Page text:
The Real Culprit

The tree trunks had been stripped of all their limbs — one was a Christmas tree and the other an apricot that had died of a disease. The trunks had been brought into the house for the kitties to scratch and climb on but they were starting to get in the way and the kitties were showing little to no interest in them so had been taken back outside and were leaning on a big metal tub that was placed for collecting rainwater off of the porch roof. A wind had pushed them over and they were lying on the concrete not far from the porch but had been pushed to make sure they were enough out of the way for walking on the sidewalk — or so she thought.

“It doesn’t pay to be mad”, she said under her breath after she spit out a few unladylike cuss words, was able to bear the pain of the fall and had collected her wits enough to know that nothing was broken — thank God. There they were in plain sight right to the right, those two big hunks of wood, but maybe it was just twilight enough and her vision poor, for her to not miss one of the nubs with the tip of her toe.

Somehow she went flying forward after the first step off the porch and everything she was carrying went jetting ahead, propelled by thrust. There was nothing but thin air to slow the decent and her new device went crashing, it seemed like a mile ahead. Her mind saw it in pieces or scraped like she was, but it hadn’t been affected at all. She was very happy about that. Her right knee was bloody and her left elbow the same and they were screaming from the cytokines already commissioned for war. She was so mad at herself, that she decided she’d suffer. She’d already locked the front door and didn’t want to spend any time right then to clean the abrasions — thinking she’d only be at the library for a very few minutes. All she needed to do was to post a story but it was all she could do to get through that little bit of time. “Fire in the hole!!” It felt like her skin had been blasted.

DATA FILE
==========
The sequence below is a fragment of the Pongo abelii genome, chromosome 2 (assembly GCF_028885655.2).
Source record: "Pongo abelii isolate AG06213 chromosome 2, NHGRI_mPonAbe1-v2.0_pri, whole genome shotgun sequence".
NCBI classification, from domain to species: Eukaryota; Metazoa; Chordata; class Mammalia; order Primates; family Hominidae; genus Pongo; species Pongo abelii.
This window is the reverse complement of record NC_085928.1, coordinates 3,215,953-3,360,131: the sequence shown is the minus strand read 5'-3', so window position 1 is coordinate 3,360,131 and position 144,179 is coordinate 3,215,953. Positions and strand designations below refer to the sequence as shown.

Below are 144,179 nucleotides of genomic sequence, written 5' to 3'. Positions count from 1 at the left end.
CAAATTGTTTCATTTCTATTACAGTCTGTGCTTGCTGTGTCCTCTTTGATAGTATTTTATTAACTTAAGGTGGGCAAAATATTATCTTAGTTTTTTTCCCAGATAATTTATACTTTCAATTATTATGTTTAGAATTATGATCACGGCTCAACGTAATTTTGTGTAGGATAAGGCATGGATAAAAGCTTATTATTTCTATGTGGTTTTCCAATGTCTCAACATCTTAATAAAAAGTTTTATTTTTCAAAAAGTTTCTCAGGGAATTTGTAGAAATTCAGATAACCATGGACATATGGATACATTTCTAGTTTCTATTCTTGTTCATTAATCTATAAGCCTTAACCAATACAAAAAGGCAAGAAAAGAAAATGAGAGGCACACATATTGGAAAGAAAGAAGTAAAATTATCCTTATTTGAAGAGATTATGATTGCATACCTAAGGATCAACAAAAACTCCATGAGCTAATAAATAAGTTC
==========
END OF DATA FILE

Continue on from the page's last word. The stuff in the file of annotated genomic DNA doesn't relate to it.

In the back of her mind, she was thinking of what a big risk it was to put off cleaning the scrapes at her ripe old age, but was just that mad enough at herself that she kept thinking she deserved whatever she’d get from it.

“You knew those trunks were there, silly old lady. And you know how detrimental a fall can be. What in the world were you thinking not to be more careful”, she was talking to herself now but no one answered.

“Your immune system must be better than you think it is, you’re healing quite nicely — even if it is pretty hard to sleep with the pain from the knee.” Still no one was listening nor would answer. That’s the thing about single living. Though if she’d said it out loud one of the kitties might meow, thinking she was directing her words at one of them. She pretty much had to stay in one position because the bad elbow was the one that was needed for leverage and the knee didn’t like very much to be bent.

Her favorite quote by Rene Dubos from the book So Human an Animal started floating through her head on a regular basis:  “To live is to struggle. A successful life is not without ordeals, failures, tragedies…”

It did seem that there was never an end to one thing after another to deal with and mostly not always good things, though there were those laced through too — just easier to feel pain over pleasure most of the time.